As fast as the white stuff falls to the ground, snow removal crews are busy and hard at work, getting it off the ground, or at least moving it to make roads and streets passable.
Rimbey public works department is no exception.
But with the amount of snow that has fallen in the last week or so, keeping up is extremely difficult.
“It seems like we are about a day behind,” said public works director Rick Schmidt. “We are certainly keeping our noses to the grindstone.”
Schmidt took a few moments to chat on the phone Thursday, although crews were waiting, and not so patiently, for him to get back on the snow plough.
The snow that came down last Wednesday and Thursday, following on the heels of the previous dump has left Rimbey and, indeed, all of central Alberta with more than their fair share of the white stuff.
“We had about 85 per cent of the town done before this last big dump came,” said Schmidt. “We didn’t quite have the residential area done.”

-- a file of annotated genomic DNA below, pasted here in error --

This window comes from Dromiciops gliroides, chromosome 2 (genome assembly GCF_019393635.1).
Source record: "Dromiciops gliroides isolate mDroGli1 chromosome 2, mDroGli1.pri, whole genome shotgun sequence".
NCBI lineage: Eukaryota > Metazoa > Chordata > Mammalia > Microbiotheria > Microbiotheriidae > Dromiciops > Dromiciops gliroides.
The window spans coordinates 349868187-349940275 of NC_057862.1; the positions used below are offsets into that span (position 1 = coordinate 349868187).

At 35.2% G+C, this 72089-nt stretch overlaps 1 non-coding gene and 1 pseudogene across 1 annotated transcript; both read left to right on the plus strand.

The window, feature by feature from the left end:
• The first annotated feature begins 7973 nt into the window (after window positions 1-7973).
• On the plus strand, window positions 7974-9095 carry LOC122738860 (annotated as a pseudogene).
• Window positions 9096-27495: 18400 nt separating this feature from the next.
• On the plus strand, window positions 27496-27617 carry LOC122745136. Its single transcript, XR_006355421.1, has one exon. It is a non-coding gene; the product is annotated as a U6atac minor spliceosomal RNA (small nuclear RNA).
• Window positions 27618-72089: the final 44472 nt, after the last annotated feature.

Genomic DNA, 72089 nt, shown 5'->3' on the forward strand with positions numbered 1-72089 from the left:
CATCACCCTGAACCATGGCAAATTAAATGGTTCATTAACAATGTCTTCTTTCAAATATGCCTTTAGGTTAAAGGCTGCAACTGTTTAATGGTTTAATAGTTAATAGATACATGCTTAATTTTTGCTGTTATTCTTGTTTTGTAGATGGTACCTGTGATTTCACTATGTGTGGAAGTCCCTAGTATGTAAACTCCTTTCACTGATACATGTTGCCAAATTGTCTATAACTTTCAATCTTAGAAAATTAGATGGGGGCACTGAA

Public works crews work early in the morning or late at night to complete snow removal if necessary.
“We do the business area and the school area first,” said Schmidt. “That’s our priority.”
Snow is graded and then hauled away where it remains in temporary storage at the public works yard.
The crews try to remove the majority of the windrows left in driveways.
Keeping up with excessive amounts of snow is not an easy task and Schmidt asks residents to be patient.
“Removing garbage cans and extension cords is helpful,” he said, adding that some town employees are fairly new and are in the process of training.
Business owners are responsible for clearing their own sidewalks.
Public works clears sidewalks near the school and the manor and around the RCMP station.
In late February or early March and in December (before Christmas) all the snow is removed from the streets.
The cost for snow removal is included in the road work budget, Schmidt said.